Never leave your dog in a hot car

Even if you think you will only be “gone for a minute,” don’t do it. For example, on an 85-degree day, the temperature inside a car with the windows opened slightly can reach 102 degrees within 10 minutes.



Adjust activity intensity on hot days

Adjust the intensity and duration of exercise on particularly hot or humid days. Try to schedule hikes and walks during the early morning or evening hours. Also, remember that asphalt can burn the bottoms of your dog’s paws. Stick to dirt and grass trails during the summer.

Keep cool treats in the freezer

Treat-dispensing rubber throw toys have long been one of the best ways to keep dogs entertained and happy. For a cool treat, try filling your pup’s toy with peanut butter and freezing it.  Not only are these treats that’ll entertain for hours, but you can also prepare them ahead of time. The American Kennel Club has some suggestions for DIY frozen dog treats.

The most important thing to do as a pet owner is to be aware of your dog. Make sure your pet is comfortable, isn’t showing signs of distress or discomfort, and adjust your outdoor activities accordingly. Take care of your best friend, so he or she will be able to share your love of the outdoors for a long time!

Trying to keep cool this summer? We can help. We want everyone to enjoy the outdoors, and we work to build loyalty one connection at a time. Visit one of our stores or take advantage of our shipping or curbside pickup! #BeOutdoors



Guide to Camp Cooking: 5 Common Mistakes to Avoid

Food forms a major part of the memories of and around camping. It’s the cooking part that’s fun and a little challenging. Good cooking will enhance the whole camping experience. Sometimes, we imagine and ‘cook up’ a scenario in our minds, and the experience turns out to be way different. Camp cooking is quite different from cooking at home.

Source: Pixabay

You wouldn’t want to spoil the food and the mood with cooking that’s gone awry. Whether you are a seasoned camping enthusiast or a beginner, learning some camp cooking tips and tricks should help you. First and foremost, make sure to tackle these five common camp cooking mistakes:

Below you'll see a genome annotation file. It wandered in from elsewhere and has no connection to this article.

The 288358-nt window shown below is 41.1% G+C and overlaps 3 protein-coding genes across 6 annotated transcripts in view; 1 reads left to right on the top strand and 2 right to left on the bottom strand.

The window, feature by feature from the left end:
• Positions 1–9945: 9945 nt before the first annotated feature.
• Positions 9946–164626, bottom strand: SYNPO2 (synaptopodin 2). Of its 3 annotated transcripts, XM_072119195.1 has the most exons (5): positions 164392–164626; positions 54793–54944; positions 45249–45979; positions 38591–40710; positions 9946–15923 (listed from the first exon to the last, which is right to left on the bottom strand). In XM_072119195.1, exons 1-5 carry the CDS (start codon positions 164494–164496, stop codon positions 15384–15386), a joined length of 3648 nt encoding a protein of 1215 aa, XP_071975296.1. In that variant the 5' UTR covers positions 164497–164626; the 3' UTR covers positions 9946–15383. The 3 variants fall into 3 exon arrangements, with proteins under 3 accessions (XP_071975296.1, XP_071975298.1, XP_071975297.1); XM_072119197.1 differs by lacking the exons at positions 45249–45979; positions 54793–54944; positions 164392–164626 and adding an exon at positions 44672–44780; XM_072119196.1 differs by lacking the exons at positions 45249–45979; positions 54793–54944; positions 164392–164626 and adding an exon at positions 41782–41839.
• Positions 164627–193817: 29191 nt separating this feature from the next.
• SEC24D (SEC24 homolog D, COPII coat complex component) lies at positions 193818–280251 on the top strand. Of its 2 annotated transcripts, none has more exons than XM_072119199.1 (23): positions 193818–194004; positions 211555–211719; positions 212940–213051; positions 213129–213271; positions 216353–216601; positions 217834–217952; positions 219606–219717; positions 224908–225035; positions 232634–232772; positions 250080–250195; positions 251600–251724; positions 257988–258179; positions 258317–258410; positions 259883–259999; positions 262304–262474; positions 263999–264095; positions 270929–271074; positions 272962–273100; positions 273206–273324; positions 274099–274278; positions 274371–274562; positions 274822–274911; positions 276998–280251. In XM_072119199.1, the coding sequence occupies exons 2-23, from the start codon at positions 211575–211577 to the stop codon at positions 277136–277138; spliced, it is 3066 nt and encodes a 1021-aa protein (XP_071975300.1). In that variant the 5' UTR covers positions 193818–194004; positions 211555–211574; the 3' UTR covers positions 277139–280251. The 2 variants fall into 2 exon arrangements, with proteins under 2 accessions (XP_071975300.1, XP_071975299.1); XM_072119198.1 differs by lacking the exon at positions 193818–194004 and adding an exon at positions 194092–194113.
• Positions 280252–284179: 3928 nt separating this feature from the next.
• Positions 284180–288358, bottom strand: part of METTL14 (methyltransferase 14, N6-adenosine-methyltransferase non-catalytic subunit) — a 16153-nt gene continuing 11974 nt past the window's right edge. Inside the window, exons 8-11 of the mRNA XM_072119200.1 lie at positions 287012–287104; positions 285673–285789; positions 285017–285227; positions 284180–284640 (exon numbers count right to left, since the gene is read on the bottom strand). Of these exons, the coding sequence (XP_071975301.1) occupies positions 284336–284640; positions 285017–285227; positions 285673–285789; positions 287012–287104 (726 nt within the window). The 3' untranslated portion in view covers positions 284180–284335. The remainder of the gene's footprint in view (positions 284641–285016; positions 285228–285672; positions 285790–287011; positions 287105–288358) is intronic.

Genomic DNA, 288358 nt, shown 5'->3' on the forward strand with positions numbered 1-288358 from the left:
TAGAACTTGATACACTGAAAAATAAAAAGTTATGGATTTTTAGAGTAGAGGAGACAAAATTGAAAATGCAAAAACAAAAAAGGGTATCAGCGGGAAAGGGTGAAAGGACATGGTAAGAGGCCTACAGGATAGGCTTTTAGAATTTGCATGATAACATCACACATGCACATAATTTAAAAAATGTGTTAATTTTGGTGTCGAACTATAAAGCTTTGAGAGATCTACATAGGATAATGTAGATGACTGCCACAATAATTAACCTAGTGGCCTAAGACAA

1. Planning mistakes: No planning, insufficient planning, and excessive planning are all mistakes when it comes to camping cooking. However, over-planning might just be a lesser evil compared to the others. No planning is an ingredient for disaster and disappointment. Insufficient planning might lead to some inconveniences. Overplanning can be adjusted a little when you are implementing the cooking process. Plan your meals to avoid hungry group members and unnecessary delays. With the right quantities of ingredients and tools on hand, you’ll dodge emergency store trips. Stay prepared and enjoy seamless mealtime!


  1. Not giving the campfire its dues: This is with the assumption that you are cooking in the conventional camping style over a campfire. A campfire needs care and attention, as well as the right technique. Additionally, it requires patience and good materials. If you are starting a campfire in an existing ring, do take a few minutes to scrape away the old (often soggy) ashes. It’s best if you pack a jet flame torch lighter or a propane trigger torch for your camping trip. With either of these, you’ll find it easier to get a sturdy fire going. Gather sufficient tinder to light the kindling. Don’t smother your fire with the ashes of papers that burn out quickly. Split the wood, and it will burn more quickly and completely. Start early and nurture your campfire with patience until it turns into a steady and safe heat source. We recommend bringing a Pocket Bellow to help you start the fire with ease and be sure to check out our blog: Pro Tips on Building the Perfect Campfire.

    Source: Pixabay

  1. Cooking equipment mistakes: If you bring along other cooking equipment like stoves, you’ve avoided a camping cooking mistake, namely, relying solely on a campfire. But, consider this scenario: you brought along the required cooking equipment but did not check if it was working properly beforehand, and it failed you right on time. It is definitely a scenario you’d like to avoid. Clean and test your cooking equipment before heading out on your camping trip. If something is missing, broken, or damaged, do remember to purchase it, replace it, and get it repaired before the trip. Make sure you carry the required pots, pans, cooking spoons, and other tools required for preparing the meal items you have planned. For example, even though you prepare fresh lobster, you’re still going to need tongs to pick it up and a lobster cracker to enjoy it. Plan your meals, make a list of the equipment and tools you will require, and pack them with due diligence.